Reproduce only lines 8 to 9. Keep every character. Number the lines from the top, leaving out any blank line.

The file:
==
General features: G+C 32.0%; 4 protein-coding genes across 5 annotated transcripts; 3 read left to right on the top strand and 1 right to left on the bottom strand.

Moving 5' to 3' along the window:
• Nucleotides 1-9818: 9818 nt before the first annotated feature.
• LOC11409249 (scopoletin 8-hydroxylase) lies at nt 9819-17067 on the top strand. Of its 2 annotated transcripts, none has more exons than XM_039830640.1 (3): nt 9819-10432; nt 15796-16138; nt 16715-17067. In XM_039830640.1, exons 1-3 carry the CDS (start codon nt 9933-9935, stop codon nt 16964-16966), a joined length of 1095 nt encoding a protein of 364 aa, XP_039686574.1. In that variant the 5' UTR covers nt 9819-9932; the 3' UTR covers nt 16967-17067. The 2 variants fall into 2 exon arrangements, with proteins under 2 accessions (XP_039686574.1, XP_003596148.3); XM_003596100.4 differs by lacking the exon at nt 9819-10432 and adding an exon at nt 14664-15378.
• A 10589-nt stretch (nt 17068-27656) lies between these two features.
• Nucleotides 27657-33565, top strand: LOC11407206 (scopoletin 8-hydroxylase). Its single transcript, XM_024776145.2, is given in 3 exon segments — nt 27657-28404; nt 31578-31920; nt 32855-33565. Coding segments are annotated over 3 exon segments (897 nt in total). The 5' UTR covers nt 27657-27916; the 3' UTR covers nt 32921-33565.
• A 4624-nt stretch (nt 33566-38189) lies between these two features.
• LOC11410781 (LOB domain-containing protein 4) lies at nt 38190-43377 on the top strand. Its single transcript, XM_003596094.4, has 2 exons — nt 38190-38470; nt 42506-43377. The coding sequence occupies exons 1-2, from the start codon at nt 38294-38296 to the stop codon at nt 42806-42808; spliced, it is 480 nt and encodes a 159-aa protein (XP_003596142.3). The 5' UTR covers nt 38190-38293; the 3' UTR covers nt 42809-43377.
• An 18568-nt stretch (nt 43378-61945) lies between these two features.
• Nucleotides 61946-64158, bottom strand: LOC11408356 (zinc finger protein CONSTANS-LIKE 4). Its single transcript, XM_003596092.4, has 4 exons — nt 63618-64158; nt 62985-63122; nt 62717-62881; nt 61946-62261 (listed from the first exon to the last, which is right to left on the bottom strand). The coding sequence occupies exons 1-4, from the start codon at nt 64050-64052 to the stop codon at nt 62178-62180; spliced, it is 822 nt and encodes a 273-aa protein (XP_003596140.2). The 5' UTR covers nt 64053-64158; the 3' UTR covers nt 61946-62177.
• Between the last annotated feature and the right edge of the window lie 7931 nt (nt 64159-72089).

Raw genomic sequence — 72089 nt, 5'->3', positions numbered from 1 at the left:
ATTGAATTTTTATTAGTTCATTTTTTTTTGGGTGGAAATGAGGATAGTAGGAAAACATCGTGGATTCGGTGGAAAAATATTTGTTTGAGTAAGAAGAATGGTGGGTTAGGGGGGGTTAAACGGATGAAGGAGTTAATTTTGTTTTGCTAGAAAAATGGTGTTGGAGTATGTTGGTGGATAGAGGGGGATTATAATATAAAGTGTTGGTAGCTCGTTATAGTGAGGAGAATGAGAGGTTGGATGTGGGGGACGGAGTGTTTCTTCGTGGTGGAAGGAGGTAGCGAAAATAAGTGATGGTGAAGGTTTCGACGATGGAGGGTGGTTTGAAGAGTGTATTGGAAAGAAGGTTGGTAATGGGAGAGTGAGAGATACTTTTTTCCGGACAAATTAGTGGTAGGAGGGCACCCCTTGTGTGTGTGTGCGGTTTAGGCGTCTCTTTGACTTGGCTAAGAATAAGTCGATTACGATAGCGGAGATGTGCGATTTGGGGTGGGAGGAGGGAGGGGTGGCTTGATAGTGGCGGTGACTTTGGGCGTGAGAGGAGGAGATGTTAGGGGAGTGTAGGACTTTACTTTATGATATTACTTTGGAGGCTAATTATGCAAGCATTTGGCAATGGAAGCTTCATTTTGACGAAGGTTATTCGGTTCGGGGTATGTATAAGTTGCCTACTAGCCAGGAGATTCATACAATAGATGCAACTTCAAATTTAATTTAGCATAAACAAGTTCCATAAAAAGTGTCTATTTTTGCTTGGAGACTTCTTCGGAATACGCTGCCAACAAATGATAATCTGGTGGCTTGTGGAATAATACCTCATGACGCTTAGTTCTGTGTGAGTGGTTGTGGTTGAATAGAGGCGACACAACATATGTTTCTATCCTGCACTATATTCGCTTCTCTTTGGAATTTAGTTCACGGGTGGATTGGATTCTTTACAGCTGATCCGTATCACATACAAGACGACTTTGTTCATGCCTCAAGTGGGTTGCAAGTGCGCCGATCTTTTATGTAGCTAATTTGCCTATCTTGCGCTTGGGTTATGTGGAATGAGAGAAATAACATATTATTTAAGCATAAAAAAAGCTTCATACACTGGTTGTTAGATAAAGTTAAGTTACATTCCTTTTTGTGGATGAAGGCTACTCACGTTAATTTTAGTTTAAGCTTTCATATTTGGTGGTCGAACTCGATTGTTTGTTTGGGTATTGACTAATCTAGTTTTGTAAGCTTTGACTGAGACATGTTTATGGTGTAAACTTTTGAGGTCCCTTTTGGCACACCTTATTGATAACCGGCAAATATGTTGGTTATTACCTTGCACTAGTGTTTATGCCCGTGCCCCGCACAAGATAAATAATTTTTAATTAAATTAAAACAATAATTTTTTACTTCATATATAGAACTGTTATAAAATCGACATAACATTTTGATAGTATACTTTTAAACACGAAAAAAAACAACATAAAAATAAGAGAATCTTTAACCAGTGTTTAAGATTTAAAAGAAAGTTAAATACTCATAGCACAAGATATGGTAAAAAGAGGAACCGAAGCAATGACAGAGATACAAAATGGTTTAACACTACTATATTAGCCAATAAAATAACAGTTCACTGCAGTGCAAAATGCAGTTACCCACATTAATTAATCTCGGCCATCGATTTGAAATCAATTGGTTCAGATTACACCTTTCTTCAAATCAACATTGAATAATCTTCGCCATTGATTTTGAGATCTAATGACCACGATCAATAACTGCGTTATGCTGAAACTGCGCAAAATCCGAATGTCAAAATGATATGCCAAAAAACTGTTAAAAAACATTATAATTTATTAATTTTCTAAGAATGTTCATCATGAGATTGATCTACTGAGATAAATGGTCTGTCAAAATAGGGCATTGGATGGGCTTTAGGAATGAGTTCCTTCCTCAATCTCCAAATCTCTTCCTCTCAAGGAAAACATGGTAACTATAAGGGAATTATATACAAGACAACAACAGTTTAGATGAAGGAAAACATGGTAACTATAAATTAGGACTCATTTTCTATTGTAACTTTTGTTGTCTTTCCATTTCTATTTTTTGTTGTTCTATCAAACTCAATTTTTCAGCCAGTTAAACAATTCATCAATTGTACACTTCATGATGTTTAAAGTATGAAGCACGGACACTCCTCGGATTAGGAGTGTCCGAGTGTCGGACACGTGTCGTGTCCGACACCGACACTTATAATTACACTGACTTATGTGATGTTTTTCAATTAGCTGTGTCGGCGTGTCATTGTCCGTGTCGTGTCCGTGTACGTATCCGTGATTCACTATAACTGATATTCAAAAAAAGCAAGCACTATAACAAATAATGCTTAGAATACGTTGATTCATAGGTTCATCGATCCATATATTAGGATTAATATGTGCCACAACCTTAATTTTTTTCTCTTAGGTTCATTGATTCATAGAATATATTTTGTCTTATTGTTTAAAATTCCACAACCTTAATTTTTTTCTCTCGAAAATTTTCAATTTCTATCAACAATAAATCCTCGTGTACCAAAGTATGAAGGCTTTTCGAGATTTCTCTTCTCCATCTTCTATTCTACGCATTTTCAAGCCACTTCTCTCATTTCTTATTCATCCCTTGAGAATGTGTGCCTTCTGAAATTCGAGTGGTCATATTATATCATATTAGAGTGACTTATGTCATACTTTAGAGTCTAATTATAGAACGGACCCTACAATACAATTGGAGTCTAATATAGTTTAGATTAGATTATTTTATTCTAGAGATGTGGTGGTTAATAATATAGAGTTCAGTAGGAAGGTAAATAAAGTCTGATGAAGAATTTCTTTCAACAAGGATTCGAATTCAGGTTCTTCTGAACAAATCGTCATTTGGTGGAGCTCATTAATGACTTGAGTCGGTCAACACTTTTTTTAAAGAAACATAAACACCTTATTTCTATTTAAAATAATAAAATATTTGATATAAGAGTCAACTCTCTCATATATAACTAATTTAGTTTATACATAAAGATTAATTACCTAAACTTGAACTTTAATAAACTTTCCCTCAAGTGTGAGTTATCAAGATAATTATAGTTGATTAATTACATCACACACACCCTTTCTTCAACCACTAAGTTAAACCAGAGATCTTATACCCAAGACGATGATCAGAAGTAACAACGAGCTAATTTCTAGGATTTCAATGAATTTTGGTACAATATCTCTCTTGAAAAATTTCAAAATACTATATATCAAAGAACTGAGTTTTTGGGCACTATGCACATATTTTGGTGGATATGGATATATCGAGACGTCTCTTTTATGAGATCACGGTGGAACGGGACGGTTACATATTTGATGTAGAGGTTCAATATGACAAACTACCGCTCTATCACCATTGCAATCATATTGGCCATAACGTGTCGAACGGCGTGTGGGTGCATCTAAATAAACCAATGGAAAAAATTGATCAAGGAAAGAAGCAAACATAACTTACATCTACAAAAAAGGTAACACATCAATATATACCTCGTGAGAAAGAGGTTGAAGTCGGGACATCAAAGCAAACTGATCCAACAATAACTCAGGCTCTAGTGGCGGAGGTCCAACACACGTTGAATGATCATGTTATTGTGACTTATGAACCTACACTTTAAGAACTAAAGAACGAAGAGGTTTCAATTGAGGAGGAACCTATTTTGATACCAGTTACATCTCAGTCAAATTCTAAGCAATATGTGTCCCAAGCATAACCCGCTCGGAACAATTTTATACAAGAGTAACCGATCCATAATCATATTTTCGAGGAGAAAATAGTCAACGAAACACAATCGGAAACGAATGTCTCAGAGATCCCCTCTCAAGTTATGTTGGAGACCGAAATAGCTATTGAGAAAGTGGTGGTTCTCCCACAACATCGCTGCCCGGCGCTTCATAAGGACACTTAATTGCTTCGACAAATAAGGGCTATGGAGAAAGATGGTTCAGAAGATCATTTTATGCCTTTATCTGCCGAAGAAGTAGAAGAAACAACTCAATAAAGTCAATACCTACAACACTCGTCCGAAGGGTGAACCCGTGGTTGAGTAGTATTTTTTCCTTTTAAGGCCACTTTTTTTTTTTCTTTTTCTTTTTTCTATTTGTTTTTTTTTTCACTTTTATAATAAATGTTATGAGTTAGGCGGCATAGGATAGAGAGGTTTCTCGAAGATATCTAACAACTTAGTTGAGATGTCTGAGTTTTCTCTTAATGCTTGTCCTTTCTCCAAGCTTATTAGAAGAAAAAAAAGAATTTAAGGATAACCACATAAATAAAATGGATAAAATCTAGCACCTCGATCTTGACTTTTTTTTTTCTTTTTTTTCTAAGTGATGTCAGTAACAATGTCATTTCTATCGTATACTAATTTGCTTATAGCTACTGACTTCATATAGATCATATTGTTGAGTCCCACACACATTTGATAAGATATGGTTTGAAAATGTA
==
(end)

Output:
• LOC11410781 (LOB domain-containing protein 4) lies at nt 38190-43377 on the top strand. Its single transcript, XM_003596094.4, has 2 exons — nt 38190-38470; nt 42506-43377. The coding sequence occupies exons 1-2, from the start codon at nt 38294-38296 to the stop codon at nt 42806-42808; spliced, it is 480 nt and encodes a 159-aa protein (XP_003596142.3). The 5' UTR covers nt 38190-38293; the 3' UTR covers nt 42809-43377.
• An 18568-nt stretch (nt 43378-61945) lies between these two features.